• Who has committed or been convicted of crimes against the foundations of Ukraine’s national security, as well as crimes under Articles 115, 146-147, 152-156, 186, 187, 189, 255, 255-1, 257, 258-262, 305-321, 330, 335-337, 401-414, 426-433, 436, 437-442 of the Criminal Code of Ukraine.

According to the bill’s authors, the decision to grant amnesty will be made by the court and initiated, depending on the specific case, by prosecutors, the person, their defense counsel or legal representative, the administration of the penitentiary institution, and the command of the disciplinary battalion.

As long as the war continues, the amnestied person will be able to be demobilized only by the conclusion of the military medical commission “on unfitness for military service with exclusion from military registration or on unfitness for military service with re-examination in 6-12 months as a result of being wounded during a combat or service mission due to the actions of an external factor or enemy actions.”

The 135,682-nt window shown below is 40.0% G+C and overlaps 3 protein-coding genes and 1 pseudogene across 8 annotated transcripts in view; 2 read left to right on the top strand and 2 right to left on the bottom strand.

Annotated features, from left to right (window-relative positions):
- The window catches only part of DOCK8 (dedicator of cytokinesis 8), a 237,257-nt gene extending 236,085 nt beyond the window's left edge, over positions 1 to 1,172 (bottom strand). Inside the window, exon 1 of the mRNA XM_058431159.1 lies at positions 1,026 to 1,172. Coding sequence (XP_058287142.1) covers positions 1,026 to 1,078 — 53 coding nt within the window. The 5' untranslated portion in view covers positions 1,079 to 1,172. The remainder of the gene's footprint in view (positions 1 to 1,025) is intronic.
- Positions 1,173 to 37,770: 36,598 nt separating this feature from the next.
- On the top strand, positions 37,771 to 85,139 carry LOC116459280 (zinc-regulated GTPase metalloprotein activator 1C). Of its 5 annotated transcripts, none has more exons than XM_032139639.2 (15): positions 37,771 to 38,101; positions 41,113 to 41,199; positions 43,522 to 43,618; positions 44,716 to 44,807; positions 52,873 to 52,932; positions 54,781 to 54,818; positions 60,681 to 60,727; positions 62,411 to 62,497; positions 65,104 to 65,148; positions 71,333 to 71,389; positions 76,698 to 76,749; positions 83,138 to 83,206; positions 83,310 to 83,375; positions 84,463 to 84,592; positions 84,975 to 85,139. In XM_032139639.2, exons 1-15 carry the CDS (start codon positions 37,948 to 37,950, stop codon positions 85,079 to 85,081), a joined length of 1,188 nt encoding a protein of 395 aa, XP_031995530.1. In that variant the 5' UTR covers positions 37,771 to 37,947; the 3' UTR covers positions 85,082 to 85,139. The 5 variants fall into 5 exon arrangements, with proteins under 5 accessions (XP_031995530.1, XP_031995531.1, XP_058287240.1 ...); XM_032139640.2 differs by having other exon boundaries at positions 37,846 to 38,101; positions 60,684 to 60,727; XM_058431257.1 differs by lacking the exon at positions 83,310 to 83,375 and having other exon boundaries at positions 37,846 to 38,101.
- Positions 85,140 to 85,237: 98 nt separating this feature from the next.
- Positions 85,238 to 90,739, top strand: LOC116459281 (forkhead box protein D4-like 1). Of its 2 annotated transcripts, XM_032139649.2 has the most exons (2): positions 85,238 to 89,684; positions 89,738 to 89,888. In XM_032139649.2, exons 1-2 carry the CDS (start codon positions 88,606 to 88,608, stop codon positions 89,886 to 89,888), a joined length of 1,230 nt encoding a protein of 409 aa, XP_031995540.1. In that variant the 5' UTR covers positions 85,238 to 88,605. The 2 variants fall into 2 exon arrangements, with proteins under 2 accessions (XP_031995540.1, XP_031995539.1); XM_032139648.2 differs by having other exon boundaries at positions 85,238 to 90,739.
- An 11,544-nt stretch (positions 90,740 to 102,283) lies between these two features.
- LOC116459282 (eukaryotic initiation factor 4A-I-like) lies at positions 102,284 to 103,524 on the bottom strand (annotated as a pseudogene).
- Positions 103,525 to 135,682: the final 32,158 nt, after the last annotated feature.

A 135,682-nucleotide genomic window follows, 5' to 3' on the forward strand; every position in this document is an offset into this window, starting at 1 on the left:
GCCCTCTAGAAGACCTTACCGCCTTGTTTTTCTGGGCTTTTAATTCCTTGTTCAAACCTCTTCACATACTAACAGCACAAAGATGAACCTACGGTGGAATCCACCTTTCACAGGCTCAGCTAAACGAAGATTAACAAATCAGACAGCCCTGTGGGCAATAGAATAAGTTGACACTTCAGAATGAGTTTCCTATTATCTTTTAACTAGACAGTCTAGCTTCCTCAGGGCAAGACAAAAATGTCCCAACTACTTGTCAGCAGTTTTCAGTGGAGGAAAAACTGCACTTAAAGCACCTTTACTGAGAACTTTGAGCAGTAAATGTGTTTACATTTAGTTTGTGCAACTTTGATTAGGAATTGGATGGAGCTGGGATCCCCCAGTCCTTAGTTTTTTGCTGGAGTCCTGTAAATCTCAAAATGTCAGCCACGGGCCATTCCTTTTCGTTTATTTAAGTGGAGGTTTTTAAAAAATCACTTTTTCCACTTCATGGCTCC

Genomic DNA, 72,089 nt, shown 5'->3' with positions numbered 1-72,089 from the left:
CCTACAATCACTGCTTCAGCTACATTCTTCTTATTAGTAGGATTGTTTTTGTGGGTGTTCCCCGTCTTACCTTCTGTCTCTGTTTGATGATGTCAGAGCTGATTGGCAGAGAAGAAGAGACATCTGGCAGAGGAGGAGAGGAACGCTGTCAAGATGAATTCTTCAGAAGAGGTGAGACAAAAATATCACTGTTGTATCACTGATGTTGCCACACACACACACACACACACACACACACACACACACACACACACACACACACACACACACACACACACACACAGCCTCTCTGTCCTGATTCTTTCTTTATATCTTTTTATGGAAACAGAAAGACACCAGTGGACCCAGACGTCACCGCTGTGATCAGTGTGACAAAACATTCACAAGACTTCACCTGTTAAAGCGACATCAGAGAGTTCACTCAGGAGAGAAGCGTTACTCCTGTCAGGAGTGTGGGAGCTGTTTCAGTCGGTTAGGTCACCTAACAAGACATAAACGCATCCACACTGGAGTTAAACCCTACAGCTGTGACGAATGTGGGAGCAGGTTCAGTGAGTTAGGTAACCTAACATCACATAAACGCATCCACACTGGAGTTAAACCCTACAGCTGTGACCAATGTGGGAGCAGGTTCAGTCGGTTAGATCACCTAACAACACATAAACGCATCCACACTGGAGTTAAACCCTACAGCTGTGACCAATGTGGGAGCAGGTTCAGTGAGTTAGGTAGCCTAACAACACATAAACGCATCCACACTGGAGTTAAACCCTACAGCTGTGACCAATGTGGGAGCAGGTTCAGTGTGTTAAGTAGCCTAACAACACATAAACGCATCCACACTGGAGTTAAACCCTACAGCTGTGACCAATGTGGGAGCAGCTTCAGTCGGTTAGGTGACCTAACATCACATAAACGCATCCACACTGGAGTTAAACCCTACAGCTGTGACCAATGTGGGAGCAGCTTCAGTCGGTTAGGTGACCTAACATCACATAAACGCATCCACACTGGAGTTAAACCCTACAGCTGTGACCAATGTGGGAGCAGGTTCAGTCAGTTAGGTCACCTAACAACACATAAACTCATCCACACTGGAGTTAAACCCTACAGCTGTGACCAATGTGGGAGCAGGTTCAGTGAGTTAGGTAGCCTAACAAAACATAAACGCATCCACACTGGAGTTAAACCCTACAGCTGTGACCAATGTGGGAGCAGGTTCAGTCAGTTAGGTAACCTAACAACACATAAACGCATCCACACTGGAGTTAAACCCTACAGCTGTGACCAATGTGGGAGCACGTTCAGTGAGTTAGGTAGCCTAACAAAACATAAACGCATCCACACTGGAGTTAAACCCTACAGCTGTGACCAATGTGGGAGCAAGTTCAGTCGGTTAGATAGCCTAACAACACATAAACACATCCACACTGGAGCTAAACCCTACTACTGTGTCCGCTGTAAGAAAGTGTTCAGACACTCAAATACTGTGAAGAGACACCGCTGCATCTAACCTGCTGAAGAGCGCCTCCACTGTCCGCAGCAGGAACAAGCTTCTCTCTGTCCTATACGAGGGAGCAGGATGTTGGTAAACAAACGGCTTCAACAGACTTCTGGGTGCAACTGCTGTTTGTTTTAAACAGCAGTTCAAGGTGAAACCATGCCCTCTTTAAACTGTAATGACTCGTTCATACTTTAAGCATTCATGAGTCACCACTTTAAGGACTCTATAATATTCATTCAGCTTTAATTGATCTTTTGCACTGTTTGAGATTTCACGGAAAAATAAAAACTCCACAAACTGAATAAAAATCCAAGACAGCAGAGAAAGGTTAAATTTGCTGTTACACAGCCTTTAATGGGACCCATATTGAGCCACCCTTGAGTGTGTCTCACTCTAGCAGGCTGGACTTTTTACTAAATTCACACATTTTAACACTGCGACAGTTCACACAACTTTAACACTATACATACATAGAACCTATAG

Pros and cons

This highly complex issue requires careful analysis of its ethical, legal, and social aspects.

On the one hand, the mobilization of convicts can contribute to their resocialization and reintegration into society. Military service can reduce the likelihood of reoffending and help restore social ties. Conscription of prisoners to the army can benefit society economically. This may be especially relevant in the context of prison overcrowding, reducing the financial pressure on the penal system. Participation in the defense of our state can help foster a sense of responsibility and self-esteem among convicts. This can positively impact their behavior and outlook on life in the future.